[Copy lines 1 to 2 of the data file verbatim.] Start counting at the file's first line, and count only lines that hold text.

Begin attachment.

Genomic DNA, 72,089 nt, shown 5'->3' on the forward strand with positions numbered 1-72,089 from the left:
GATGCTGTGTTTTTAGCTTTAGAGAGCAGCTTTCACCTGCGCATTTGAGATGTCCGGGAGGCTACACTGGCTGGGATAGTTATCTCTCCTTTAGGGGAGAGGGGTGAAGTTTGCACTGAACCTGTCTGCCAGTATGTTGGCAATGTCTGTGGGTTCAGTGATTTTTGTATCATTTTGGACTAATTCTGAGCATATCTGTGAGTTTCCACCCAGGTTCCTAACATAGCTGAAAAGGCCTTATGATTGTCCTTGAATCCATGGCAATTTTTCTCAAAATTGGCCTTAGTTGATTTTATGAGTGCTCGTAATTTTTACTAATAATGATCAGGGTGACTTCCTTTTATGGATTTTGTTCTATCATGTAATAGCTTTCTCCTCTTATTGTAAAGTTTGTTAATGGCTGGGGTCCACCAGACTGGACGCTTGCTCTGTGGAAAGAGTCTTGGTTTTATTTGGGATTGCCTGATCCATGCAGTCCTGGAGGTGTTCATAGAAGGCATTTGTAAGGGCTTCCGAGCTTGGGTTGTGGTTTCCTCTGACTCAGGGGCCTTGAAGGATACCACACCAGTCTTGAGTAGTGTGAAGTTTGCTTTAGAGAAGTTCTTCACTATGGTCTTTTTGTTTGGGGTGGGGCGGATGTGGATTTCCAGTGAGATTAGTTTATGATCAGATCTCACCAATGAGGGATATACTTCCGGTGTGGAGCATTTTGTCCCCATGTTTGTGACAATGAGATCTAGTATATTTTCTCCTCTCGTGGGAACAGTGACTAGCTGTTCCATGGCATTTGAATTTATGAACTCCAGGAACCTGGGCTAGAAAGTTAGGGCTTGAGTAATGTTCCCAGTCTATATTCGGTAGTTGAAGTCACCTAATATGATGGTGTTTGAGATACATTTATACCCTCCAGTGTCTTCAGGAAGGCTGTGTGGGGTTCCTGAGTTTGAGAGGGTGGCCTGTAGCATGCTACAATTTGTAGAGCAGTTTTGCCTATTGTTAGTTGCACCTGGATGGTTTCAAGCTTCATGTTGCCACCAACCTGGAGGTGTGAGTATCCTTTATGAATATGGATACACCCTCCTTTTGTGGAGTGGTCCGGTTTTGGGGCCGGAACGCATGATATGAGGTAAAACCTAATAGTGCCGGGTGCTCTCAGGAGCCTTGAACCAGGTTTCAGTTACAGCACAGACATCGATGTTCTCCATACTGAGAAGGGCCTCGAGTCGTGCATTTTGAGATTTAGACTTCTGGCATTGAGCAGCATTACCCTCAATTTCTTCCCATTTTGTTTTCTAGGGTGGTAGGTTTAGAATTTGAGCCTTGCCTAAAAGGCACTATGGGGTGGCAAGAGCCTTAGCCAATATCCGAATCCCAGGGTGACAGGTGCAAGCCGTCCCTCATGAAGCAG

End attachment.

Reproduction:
Genomic DNA, 72,089 nt, shown 5'->3' on the forward strand with positions numbered 1-72,089 from the left:
GATGCTGTGTTTTTAGCTTTAGAGAGCAGCTTTCACCTGCGCATTTGAGATGTCCGGGAGGCTACACTGGCTGGGATAGTTATCTCTCCTTTAGGGGAGAGGGGTGAAGTTTGCACTGAACCTGTCTGCCAGTATGTTGGCAATGTCTGTGGGTTCAGTGATTTTTGTATCATTTTGGACTAATTCTGAGCATATCTGTGAGTTTCCACCCAGGTTCCTAACATAGCTGAAAAGGCCTTATGATTGTCCTTGAATCCATGGCAATTTTTCTCAAAATTGGCCTTAGTTGATTTTATGAGTGCTCGTAATTTTTACTAATAATGATCAGGGTGACTTCCTTTTATGGATTTTGTTCTATCATGTAATAGCTTTCTCCTCTTATTGTAAAGTTTGTTAATGGCTGGGGTCCACCAGACTGGACGCTTGCTCTGTGGAAAGAGTCTTGGTTTTATTTGGGATTGCCTGATCCATGCAGTCCTGGAGGTGTTCATAGAAGGCATTTGTAAGGGCTTCCGAGCTTGGGTTGTGGTTTCCTCTGACTCAGGGGCCTTGAAGGATACCACACCAGTCTTGAGTAGTGTGAAGTTTGCTTTAGAGAAGTTCTTCACTATGGTCTTTTTGTTTGGGGTGGGGCGGATGTGGATTTCCAGTGAGATTAGTTTATGATCAGATCTCACCAATGAGGGATATACTTCCGGTGTGGAGCATTTTGTCCCCATGTTTGTGACAATGAGATCTAGTATATTTTCTCCTCTCGTGGGAACAGTGACTAGCTGTTCCATGGCATTTGAATTTATGAACTCCAGGAACCTGGGCTAGAAAGTTAGGGCTTGAGTAATGTTCCCAGTCTATATTCGGTAGTTGAAGTCACCTAATATGATGGTGTTTGAGATACATTTATACCCTCCAGTGTCTTCAGGAAGGCTGTGTGGGGTTCCTGAGTTTGAGAGGGTGGCCTGTAGCATGCTACAATTTGTAGAGCAGTTTTGCCTATTGTTAGTTGCACCTGGATGGTTTCAAGCTTCATGTTGCCACCAACCTGGAGGTGTGAGTATCCTTTATGAATATGGATACACCCTCCTTTTGTGGAGTGGTCCGGTTTTGGGGCCGGAACGCATGATATGAGGTAAAACCTAATAGTGCCGGGTGCTCTCAGGAGCCTTGAACCAGGTTTCAGTTACAGCACAGACATCGATGTTCTCCATACTGAGAAGGGCCTCGAGTCGTGCATTTTGAGATTTAGACTTCTGGCATTGAGCAGCATTACCCTCAATTTCTTCCCATTTTGTTTTCTAGGGTGGTAGGTTTAGAATTTGAGCCTTGCCTAAAAGGCACTATGGGGTGGCAAGAGCCTTAGCCAATATCCGAATCCCAGGGTGACAGGTGCAAGCCGTCCCTCATGAAGCAG